“If ever there was need for partnership, it is now”, ECOSOC President Munir Akram said in his opening remarks to the virtual gathering.
Highlighting the UN’s unique role in bringing together countries, companies and civil society, he outlined several areas where partnerships can be used to respond to COVID-19 and achieve the Sustainable Development Goals (SDGs).
Vaccines for all
Mr. Akram said defeating the pandemic is the top priority, which calls for universal and equitable access to vaccines and related materials, equipment and technologies. Countries also must work together to prevent millions from descending into extreme poverty and destitution.
“This means helping the poorest people with direct and indirect economic support and social safety nets”, Mr. Akram said. “It means providing the poorest countries with fiscal space through debt relief, emergency grants and concession financing to save lives and livelihoods.”
Pandemic recovery also must be sustained. He said while richer countries have devoted some $17 trillion to revive their economies, developing nations will need around $4.3 trillion to not only recover from the pandemic but to get back on the path to sustainable development.
Promote financing solutions
The ECOSOC President said global partnerships must help to promote financing solutions such as debt restructuring, low-interest loans and greater foreign investment. The creation of $650 billion in new special drawing rights (SDRs), a type of foreign reserve asset developed by the International Monetary Fund, is another important component.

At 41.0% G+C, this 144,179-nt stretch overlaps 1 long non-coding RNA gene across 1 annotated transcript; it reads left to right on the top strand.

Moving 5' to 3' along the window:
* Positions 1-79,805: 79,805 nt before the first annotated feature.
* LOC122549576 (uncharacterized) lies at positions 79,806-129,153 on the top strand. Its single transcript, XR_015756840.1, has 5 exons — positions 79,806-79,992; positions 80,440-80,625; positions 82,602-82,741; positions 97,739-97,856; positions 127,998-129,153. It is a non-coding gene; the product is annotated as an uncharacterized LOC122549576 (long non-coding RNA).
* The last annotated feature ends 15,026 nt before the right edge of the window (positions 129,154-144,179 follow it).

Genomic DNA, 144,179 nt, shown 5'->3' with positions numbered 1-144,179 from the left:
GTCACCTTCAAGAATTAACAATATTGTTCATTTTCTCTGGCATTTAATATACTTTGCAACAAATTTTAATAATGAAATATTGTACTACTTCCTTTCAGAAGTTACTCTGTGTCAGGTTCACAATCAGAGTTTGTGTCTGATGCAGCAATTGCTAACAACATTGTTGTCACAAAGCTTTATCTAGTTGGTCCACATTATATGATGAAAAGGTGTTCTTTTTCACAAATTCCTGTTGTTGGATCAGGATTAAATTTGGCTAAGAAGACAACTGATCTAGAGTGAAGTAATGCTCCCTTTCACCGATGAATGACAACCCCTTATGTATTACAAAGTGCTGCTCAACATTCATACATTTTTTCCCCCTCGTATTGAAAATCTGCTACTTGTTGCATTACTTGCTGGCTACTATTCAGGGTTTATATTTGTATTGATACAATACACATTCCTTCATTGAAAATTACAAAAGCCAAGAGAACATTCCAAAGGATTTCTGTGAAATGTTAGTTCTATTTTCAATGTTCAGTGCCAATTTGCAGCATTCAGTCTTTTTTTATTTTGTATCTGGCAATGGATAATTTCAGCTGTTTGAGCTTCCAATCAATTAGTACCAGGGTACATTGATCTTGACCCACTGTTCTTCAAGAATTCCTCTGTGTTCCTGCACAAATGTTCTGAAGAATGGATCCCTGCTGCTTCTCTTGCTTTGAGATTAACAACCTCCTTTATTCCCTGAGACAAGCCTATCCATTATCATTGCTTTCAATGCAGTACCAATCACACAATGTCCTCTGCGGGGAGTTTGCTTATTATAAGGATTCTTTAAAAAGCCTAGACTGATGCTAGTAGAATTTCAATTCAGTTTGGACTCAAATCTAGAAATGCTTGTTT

“We need to redress the structurally induced economic and social inequalities among and within nations, including through reformed and equitable trade, investment, tax and technology instruments”, Mr Akram continued.
He added that roughly $100 trillion in investment in sustainable infrastructure will be needed over the next three decades to bring about a resilient and environmentally-friendly global economy.
Pandemic recovery fund
The overall costs of the pandemic have been profound, Jens Wandel, Special Advisor to the UN Secretary-General on Reforms, told ambassadors.
He reported on the UN COVID-19 Response and Recovery Fund, established to help countries cope with the staggering social and economic impacts of the crisis.
The Fund supported innovations in healthcare and education, such as health digitalization in Morocco and establishment of telehealth technologies in Tajikistan.
Mr Wandel recommended that as the international community begins moving towards recovery, “some of the partnerships should also take a look at the innovation that has taken place…and then seek not only to sustain them but also to scale them.”